Decorative Arts

revere


Vase, 1915
Paul Revere Pottery (United States, ca. 1908–42)
Ceramic
11 x 7 1/2 inches
Harlan E. Moore Charitable Trust 1987-14-1

In contrast to other American art pottery vases held by Krannert Art Museum, this one is marked on the bottom with the initials "L.S.," indicating that it was designed, formed, glazed, and fired by a single person. The unidentified woman was part of a program created in 1906 at the Boston Library Club House by a group of immigrants known as the Saturday Evening Girls. The association, which the girls first joined as an educational pastime, grew into a profitable enterprise in which they could earn their living as potters. In 1908 the group moved to a location on Hull Street near the Old North Church, where Paul Revere had famously seen the signal lanterns. After the move, the Saturday Evening Girls began to use the name Paul Revere for their pottery works.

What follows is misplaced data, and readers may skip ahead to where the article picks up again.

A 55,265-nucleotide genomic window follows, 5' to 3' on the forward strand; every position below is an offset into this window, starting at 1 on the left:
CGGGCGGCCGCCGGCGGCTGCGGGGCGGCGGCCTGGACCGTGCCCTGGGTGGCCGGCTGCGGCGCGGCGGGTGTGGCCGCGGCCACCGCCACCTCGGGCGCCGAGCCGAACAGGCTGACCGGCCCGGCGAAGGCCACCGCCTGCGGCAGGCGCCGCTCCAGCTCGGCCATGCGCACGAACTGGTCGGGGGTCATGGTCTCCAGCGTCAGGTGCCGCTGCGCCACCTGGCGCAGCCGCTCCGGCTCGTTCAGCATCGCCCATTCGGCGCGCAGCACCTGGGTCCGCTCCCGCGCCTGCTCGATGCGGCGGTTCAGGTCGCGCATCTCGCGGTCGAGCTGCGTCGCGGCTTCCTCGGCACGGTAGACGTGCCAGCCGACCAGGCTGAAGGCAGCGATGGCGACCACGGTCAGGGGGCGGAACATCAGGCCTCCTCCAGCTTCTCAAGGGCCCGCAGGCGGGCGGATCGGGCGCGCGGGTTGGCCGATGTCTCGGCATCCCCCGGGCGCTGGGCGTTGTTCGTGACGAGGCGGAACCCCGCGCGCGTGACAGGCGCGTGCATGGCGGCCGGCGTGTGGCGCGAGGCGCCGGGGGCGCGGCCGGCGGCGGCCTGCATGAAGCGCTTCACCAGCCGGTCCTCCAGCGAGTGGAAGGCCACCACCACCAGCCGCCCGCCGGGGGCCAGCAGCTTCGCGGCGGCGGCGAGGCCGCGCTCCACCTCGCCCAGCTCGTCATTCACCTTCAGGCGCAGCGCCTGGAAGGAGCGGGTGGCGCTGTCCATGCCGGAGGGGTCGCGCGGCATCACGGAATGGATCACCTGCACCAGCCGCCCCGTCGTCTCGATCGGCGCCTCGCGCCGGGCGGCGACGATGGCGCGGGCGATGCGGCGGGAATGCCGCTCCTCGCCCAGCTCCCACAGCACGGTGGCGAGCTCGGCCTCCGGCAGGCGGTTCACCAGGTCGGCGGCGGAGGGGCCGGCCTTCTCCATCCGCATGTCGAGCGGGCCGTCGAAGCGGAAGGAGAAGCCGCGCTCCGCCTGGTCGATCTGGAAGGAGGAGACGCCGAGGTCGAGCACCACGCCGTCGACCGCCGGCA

This vase departs from most Paul Revere examples, which were customarily decorated with large incised flower shapes filled with color. Typically, glazes were solid colors with matte or reflective surfaces. The base color of this vase, however, is a mottled brown, and a thin green glaze flows between three evenly spaced handles on the shoulder to form an irregular pattern on the body. An oyster-gray glaze washes over the lip and into the green glaze on the shoulders. There are no applied decorative details.

Excerpted text by Maxine Hixon and Robert B. Smith, from Krannert Art Museum: Selected Works, 2008



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